‘Tis the season to be jolly—well, for most things yes, for your skin not so much. The cold climate during winter can send your skin fa-la-la-ing into dryness and dehydration. The plummeting temperatures and lack of moisture in the air can leave you feeling bone dry. This thing with winter skincare woes is that it isn’t just limited to dry skin, even the oiliest complexions can end up feeling Sahara desert dry, bang in the middle of winter (ironic, we know). Swoop in this season’s superhero, skin flooding—TikTok’s answer to all your winter woes. But does it actually work? We ask the experts.
The Science Behind Flooding
Hydrated skin is the linchpin to healthy skin—the moment it slips in the opposite direction, you open up Pandora's box for a plethora of skin woes. So what role does flooding play in your routine? “Skin flooding is not a new technique for any dermatologist. This method has been used for many years for better hydration of the skin specially during the winters,” explains Dr Shefali Trasi Nerurkar, Consultant Dermatologist. “It is a common technique used for patients suffering from atopic dermatitis. Similar flooding is also used for acne formulations in patients with severe acne and acne marks.”
The method lies in its name, where you literally bombard or ‘flood’ the skin by layering it with moisturising products. Think of it as a double-decker sandwich—the more the filling, the juicier the taste. Similarly, when you layer your hydrating serums and moisturisers in the right manner, you’re able to increase product absorption and improve the efficacy of your skincare. Doing this also helps repair and strengthen the skin’s barrier, leaving you with a healthy and radiant glow.
How To Flood Your Skin?
The internet has several methods through which you can do the skin flooding technique, which can be a little overwhelming—after all, there’s only so many serums you can use, right? Dr Nerurkar, however, breaks down the best way you can make the most of skin flooding, without going overboard. “Skin flooding means layering of the skin with different formulations of moisturisers in order to hydrate the skin and prevent dryness and roughness. It starts by wetting the skin with plain water. Then spray some hydrating mist on the wet skin. A serum containing hyaluronic acid or niacinamide is used as the third step. This is followed by application of a lightweight moisturiser and sunscreen,” she advises.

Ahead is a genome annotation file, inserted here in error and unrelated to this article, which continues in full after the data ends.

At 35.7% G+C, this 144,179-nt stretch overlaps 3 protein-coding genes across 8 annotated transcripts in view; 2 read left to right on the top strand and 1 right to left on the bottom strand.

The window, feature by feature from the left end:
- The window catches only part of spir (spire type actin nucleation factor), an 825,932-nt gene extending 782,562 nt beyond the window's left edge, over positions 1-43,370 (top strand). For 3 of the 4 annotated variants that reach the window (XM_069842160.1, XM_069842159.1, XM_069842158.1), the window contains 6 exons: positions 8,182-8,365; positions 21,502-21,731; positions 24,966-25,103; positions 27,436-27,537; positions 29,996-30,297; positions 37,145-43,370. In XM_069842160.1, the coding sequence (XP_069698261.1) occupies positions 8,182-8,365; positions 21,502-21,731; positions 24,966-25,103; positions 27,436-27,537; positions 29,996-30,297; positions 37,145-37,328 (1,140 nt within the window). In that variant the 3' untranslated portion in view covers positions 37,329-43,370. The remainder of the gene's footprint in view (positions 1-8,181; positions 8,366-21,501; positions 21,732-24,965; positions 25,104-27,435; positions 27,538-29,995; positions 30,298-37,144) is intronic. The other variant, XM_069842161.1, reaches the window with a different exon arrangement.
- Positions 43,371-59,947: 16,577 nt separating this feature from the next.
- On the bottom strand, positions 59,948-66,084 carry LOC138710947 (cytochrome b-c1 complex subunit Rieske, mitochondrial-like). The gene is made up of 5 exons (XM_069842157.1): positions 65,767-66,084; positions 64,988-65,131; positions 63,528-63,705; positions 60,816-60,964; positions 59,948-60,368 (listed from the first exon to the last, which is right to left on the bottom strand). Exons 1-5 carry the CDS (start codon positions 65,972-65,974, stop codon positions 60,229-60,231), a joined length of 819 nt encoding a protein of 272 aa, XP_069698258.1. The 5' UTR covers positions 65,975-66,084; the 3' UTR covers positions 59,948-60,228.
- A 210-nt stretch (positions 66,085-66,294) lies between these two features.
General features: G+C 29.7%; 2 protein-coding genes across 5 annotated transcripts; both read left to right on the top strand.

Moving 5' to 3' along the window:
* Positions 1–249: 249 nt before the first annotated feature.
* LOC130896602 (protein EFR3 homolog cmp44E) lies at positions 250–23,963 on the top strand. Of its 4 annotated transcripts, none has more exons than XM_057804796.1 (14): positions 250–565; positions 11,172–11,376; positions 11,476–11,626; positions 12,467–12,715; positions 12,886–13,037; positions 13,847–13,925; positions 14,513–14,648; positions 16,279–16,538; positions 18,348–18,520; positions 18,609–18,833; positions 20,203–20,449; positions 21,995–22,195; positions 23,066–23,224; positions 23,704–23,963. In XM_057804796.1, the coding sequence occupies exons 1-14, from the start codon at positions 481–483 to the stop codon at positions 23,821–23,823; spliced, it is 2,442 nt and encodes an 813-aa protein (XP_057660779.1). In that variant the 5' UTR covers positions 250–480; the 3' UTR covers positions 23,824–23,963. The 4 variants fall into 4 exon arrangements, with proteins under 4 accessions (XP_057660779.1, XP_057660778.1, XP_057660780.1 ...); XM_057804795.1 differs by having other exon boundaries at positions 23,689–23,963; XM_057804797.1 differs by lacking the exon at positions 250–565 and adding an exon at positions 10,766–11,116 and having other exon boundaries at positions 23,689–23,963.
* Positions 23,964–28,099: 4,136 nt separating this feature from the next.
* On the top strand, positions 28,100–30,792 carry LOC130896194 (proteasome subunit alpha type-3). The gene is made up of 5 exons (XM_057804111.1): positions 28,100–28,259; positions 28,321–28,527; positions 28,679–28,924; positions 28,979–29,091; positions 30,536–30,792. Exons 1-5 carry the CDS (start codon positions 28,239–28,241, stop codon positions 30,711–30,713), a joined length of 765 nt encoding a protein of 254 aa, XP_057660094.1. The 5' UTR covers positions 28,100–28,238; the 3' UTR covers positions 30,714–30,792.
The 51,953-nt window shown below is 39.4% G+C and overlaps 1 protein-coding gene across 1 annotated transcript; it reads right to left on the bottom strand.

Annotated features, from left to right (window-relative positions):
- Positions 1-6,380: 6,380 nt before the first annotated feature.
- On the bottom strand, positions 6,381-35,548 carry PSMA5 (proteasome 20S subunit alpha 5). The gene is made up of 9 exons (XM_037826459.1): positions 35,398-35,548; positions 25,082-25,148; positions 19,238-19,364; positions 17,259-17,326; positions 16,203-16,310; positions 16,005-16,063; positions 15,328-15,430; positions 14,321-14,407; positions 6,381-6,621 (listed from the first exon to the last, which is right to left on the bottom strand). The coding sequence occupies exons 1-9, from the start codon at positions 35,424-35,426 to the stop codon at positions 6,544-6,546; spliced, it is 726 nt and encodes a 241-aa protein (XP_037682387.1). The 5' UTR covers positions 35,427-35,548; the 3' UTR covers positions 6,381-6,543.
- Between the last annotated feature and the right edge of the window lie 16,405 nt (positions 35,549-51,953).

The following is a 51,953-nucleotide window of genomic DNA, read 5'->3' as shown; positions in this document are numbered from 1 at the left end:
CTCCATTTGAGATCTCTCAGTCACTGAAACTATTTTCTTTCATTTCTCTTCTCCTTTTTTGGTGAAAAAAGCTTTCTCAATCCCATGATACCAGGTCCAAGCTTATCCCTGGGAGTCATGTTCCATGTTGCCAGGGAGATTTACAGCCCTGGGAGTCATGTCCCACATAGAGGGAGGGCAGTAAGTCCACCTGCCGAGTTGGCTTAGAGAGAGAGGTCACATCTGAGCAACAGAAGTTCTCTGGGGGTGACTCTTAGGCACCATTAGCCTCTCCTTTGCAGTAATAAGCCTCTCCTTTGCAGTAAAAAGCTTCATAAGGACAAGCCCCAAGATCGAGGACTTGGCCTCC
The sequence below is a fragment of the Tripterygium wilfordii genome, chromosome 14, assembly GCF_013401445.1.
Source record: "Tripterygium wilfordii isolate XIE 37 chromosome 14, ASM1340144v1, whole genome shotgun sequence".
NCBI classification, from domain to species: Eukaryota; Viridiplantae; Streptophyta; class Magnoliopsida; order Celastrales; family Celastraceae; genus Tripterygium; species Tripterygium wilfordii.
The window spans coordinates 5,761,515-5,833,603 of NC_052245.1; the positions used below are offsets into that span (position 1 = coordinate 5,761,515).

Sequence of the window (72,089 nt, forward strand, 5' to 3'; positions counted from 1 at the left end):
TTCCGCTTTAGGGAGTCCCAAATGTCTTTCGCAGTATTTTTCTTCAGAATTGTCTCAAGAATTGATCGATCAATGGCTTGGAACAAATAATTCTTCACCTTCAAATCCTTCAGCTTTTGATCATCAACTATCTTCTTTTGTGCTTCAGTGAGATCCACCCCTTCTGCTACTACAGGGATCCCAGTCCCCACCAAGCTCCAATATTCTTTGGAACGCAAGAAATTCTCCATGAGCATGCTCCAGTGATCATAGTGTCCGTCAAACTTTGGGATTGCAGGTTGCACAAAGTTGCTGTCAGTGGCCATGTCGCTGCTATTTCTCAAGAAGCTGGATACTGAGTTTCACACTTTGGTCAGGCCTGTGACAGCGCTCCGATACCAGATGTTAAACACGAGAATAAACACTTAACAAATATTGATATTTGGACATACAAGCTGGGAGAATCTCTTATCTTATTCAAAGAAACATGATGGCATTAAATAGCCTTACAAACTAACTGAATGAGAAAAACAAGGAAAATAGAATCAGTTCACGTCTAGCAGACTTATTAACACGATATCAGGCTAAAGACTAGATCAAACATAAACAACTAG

According to Dr Nerurkar, double layering followed by sunscreen is the perfect way to hydrate your skin. “Ingredients such as hyaluronic acid can be used as a base serum and then go in with an oil-in-water moisturiser. These moisturisers are lighter and more suitable for normal to oily skin. You can also use a moisturiser first, followed by depigmenting serums in order to treat hyperpigmentation.”
Moisturisers absorb way better when the skin is damp, and therefore most dermatologists recommend moisturising your skin immediately after a shower. Dr Nerurkar suggests following the same advice when your skin flooding too. She says, “Layering two to three products locks the moisture and prevents dryness.”
When NOT To Do It
There are some skincare trends that aren’t a one-size-fits all, and skin flooding is one of them. According to Dr Nerurkar, while this trending technique really helps those with dry skin and atopic dermatitis during winter, it should not be opted for those with oily skin—it can lead to acne breakouts. Even those with normal skin need to be careful with the kind of ingredients they are layering with. “Overlayering should be followed by careful cleansing to remove the excess creams after a few hours, otherwise it can lead to colonisation by bacteria and later skin infections.” Those with any viral, fungal, or bacterial infections, and acne flare ups shouldn’t opt for this technique too. And remember, skin flooding is only meant for winter—hotter, more humid months are best off with a less thick and layered approach.
This TikTok hack is definitely expert approved (at least till the summer sets in).